This paper is a critical summary of the function of government during the on-going financial crisis that began with the so-called ‘credit crunch’ in 2007. It considers whether traditional macro-management of a country’s economy is no longer possible, given the global interconnectedness of economic activity and business and that a government’s role is now to regulate financial markets.
Sustained reliance on the assumption that the value of houses would continue to rise, fuelled unprecedented levels of debt and resulted in a speculative bubble that inevitably burst. The background, to how this was allowed to happen and indeed, forecast, is explained. Recent data and analysis is used throughout as well as links to business cycles throughout economic history, including the Preston Banking Crisis of 1866. The difference is that never before has the global effect been felt so suddenly and governments left in disarray as to how to use their macroeconomic tools of monetary and fiscal policy to steer the economy. It is argued that the lessons are clear: the actions of an individual government are not necessarily enough. The global economy needs reliable, accurate and timely statistics, analysed by those with an understanding of them, and supported by strict regulation of the markets.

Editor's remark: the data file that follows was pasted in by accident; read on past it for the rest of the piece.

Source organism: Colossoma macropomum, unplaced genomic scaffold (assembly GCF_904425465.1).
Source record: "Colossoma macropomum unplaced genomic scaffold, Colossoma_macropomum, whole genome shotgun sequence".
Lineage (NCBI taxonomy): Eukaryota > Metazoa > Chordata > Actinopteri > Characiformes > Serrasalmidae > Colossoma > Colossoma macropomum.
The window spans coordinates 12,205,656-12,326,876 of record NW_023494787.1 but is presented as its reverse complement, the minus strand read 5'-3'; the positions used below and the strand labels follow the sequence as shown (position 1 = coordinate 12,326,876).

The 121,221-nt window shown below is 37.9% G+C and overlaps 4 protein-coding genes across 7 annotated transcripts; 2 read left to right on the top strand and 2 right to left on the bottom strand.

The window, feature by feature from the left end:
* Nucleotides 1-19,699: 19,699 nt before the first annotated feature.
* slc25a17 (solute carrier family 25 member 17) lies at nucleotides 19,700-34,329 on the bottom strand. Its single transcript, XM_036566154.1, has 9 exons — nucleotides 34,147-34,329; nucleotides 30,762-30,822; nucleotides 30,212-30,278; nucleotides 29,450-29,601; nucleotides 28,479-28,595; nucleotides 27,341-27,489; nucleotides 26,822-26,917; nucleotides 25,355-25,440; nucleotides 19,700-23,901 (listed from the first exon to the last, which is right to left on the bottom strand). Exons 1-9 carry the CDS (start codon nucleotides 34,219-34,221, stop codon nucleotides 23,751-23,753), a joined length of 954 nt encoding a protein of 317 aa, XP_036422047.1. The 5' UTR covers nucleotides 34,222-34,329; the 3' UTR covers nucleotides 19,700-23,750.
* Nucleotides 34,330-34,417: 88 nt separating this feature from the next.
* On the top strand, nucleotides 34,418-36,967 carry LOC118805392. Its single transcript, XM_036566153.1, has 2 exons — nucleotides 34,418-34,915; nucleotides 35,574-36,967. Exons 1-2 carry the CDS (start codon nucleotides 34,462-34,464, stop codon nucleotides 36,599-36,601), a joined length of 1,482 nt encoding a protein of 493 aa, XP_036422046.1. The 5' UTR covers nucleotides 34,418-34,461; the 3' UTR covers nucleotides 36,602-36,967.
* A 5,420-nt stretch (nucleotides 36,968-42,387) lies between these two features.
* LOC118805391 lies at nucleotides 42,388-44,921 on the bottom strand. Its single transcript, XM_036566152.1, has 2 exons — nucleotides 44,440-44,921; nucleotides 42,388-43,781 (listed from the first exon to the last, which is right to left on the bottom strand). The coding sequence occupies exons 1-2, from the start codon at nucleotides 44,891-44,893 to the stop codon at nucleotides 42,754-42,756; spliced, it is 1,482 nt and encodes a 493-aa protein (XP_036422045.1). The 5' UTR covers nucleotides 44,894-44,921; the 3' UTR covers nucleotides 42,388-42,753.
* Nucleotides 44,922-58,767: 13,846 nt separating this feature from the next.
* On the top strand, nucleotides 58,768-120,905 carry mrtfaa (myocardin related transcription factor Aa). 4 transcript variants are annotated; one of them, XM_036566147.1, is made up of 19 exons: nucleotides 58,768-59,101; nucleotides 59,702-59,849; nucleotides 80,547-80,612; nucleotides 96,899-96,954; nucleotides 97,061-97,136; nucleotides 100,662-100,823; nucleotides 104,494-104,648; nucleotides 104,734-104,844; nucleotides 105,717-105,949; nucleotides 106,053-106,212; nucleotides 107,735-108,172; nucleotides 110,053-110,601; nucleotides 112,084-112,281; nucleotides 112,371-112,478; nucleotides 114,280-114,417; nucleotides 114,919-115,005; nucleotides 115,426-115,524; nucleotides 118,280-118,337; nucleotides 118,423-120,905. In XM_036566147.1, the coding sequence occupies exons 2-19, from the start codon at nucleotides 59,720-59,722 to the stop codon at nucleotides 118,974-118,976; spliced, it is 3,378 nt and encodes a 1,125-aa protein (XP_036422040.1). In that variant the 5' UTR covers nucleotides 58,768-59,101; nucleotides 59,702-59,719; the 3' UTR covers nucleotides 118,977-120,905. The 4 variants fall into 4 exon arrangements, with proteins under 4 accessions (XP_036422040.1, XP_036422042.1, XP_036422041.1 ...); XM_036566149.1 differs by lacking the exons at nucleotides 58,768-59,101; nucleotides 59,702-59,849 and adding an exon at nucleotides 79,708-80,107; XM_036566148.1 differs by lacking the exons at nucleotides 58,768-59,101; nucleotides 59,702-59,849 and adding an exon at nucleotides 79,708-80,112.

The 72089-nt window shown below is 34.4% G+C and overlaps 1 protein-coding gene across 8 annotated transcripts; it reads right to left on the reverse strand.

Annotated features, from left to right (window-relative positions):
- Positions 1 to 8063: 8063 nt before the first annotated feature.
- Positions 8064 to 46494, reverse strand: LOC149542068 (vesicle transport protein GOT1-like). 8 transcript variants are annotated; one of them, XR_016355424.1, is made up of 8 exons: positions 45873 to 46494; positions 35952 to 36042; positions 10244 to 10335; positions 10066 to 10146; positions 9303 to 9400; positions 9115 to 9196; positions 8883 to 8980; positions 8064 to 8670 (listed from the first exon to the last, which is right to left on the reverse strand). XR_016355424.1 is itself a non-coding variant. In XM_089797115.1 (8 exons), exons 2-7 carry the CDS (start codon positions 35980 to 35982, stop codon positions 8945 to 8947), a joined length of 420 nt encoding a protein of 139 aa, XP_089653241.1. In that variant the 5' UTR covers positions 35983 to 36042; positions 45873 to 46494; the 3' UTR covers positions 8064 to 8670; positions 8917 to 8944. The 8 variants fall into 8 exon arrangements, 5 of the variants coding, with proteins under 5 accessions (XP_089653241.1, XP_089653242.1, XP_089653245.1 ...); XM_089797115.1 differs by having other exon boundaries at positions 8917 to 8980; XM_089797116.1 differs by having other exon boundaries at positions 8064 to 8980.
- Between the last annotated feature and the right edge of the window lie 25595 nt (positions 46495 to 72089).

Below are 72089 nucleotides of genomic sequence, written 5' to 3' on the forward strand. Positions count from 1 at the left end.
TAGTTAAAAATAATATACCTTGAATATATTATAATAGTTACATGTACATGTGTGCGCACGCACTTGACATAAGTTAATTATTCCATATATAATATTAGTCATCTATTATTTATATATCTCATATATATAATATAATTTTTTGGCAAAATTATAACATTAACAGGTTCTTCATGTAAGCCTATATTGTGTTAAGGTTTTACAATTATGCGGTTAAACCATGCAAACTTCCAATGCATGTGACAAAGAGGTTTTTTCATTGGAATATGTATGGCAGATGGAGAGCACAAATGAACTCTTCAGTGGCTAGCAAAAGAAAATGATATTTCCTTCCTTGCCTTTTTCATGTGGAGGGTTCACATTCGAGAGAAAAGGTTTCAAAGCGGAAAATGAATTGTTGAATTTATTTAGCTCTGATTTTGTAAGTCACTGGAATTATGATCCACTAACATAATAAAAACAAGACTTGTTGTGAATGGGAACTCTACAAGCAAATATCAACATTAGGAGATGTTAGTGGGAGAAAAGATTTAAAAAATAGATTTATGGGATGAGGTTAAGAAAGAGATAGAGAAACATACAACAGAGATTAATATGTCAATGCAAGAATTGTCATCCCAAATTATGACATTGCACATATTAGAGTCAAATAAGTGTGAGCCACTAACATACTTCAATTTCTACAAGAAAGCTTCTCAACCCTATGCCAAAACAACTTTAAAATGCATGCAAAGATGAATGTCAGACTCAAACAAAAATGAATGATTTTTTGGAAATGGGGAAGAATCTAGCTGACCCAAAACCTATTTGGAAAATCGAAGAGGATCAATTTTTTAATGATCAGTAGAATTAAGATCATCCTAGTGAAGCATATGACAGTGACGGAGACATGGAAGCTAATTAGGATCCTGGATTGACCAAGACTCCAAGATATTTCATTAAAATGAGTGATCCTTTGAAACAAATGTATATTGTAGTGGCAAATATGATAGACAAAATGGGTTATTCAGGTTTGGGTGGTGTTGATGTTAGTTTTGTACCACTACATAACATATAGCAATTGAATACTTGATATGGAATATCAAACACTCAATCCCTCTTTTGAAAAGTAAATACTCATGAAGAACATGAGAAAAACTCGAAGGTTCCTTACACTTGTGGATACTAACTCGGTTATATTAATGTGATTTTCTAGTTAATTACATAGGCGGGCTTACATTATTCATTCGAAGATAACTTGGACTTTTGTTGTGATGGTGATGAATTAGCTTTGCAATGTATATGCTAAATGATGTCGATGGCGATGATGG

Keywords: Credit Crunch, Financial Crisis, Economic Policy, Financial Regulation, Minsky Moment.
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